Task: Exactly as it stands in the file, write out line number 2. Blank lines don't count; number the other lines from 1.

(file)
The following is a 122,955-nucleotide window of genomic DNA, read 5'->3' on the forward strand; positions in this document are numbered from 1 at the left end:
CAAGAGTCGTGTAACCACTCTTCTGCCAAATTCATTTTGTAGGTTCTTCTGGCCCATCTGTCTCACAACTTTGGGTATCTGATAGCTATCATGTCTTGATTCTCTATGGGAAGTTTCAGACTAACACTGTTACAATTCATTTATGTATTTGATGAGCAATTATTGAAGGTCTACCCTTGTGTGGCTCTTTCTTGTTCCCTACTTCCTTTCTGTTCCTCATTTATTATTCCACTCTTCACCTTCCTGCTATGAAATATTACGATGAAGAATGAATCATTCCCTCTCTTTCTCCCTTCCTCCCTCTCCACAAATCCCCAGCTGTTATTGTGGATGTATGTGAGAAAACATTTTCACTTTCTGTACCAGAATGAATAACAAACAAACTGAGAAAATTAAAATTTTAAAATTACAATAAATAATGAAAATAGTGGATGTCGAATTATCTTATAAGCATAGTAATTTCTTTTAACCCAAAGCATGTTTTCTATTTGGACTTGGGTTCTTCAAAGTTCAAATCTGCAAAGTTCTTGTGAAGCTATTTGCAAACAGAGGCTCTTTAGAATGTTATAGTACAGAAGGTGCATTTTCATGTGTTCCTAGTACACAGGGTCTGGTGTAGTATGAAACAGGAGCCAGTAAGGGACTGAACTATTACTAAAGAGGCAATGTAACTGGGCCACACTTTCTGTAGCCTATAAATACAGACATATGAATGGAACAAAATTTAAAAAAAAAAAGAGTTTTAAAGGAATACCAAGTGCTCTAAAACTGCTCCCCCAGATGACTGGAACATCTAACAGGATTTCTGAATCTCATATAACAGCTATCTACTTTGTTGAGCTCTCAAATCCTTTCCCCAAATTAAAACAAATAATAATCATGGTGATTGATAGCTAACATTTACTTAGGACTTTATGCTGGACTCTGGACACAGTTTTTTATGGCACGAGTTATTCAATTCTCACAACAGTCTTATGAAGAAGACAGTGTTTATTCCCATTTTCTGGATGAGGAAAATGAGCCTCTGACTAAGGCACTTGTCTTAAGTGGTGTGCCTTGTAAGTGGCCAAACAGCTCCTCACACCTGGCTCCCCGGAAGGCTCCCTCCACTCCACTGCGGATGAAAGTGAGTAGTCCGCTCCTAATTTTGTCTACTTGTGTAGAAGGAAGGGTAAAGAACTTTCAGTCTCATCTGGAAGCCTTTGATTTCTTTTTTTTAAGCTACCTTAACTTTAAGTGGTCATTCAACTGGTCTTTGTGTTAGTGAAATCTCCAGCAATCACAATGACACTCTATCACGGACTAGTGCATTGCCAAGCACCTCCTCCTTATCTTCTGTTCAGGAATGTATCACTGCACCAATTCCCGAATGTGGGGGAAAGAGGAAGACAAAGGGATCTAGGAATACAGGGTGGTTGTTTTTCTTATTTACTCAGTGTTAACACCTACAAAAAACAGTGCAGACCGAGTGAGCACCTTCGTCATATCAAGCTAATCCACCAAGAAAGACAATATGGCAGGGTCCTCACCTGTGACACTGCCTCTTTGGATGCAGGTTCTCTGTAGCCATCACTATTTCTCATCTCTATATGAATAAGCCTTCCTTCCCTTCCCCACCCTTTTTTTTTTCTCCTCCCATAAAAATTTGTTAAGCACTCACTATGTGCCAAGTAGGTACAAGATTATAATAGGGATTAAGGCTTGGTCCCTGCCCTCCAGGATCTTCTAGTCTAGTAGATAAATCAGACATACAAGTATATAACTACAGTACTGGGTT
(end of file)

CAAGAGTCGTGTAACCACTCTTCTGCCAAATTCATTTTGTAGGTTCTTCTGGCCCATCTGTCTCACAACTTTGGGTATCTGATAGCTATCATGTCTTGATTCTCTATGGGAAGTTTCAGACTAACACTGTTACAATTCATTTATGTATTTGATGAGCAATTATTGAAGGTCTACCCTTGTGTGGCTCTTTCTTGTTCCCTACTTCCTTTCTGTTCCTCATTTATTATTCCACTCTTCACCTTCCTGCTATGAAATATTACGATGAAGAATGAATCATTCCCTCTCTTTCTCCCTTCCTCCCTCTCCACAAATCCCCAGCTGTTATTGTGGATGTATGTGAGAAAACATTTTCACTTTCTGTACCAGAATGAATAACAAACAAACTGAGAAAATTAAAATTTTAAAATTACAATAAATAATGAAAATAGTGGATGTCGAATTATCTTATAAGCATAGTAATTTCTTTTAACCCAAAGCATGTTTTCTATTTGGACTTGGGTTCTTCAAAGTTCAAATCTGCAAAGTTCTTGTGAAGCTATTTGCAAACAGAGGCTCTTTAGAATGTTATAGTACAGAAGGTGCATTTTCATGTGTTCCTAGTACACAGGGTCTGGTGTAGTATGAAACAGGAGCCAGTAAGGGACTGAACTATTACTAAAGAGGCAATGTAACTGGGCCACACTTTCTGTAGCCTATAAATACAGACATATGAATGGAACAAAATTTAAAAAAAAAAAGAGTTTTAAAGGAATACCAAGTGCTCTAAAACTGCTCCCCCAGATGACTGGAACATCTAACAGGATTTCTGAATCTCATATAACAGCTATCTACTTTGTTGAGCTCTCAAATCCTTTCCCCAAATTAAAACAAATAATAATCATGGTGATTGATAGCTAACATTTACTTAGGACTTTATGCTGGACTCTGGACACAGTTTTTTATGGCACGAGTTATTCAATTCTCACAACAGTCTTATGAAGAAGACAGTGTTTATTCCCATTTTCTGGATGAGGAAAATGAGCCTCTGACTAAGGCACTTGTCTTAAGTGGTGTGCCTTGTAAGTGGCCAAACAGCTCCTCACACCTGGCTCCCCGGAAGGCTCCCTCCACTCCACTGCGGATGAAAGTGAGTAGTCCGCTCCTAATTTTGTCTACTTGTGTAGAAGGAAGGGTAAAGAACTTTCAGTCTCATCTGGAAGCCTTTGATTTCTTTTTTTTAAGCTACCTTAACTTTAAGTGGTCATTCAACTGGTCTTTGTGTTAGTGAAATCTCCAGCAATCACAATGACACTCTATCACGGACTAGTGCATTGCCAAGCACCTCCTCCTTATCTTCTGTTCAGGAATGTATCACTGCACCAATTCCCGAATGTGGGGGAAAGAGGAAGACAAAGGGATCTAGGAATACAGGGTGGTTGTTTTTCTTATTTACTCAGTGTTAACACCTACAAAAAACAGTGCAGACCGAGTGAGCACCTTCGTCATATCAAGCTAATCCACCAAGAAAGACAATATGGCAGGGTCCTCACCTGTGACACTGCCTCTTTGGATGCAGGTTCTCTGTAGCCATCACTATTTCTCATCTCTATATGAATAAGCCTTCCTTCCCTTCCCCACCCTTTTTTTTTTCTCCTCCCATAAAAATTTGTTAAGCACTCACTATGTGCCAAGTAGGTACAAGATTATAATAGGGATTAAGGCTTGGTCCCTGCCCTCCAGGATCTTCTAGTCTAGTAGATAAATCAGACATACAAGTATATAACTACAGTACTGGGTT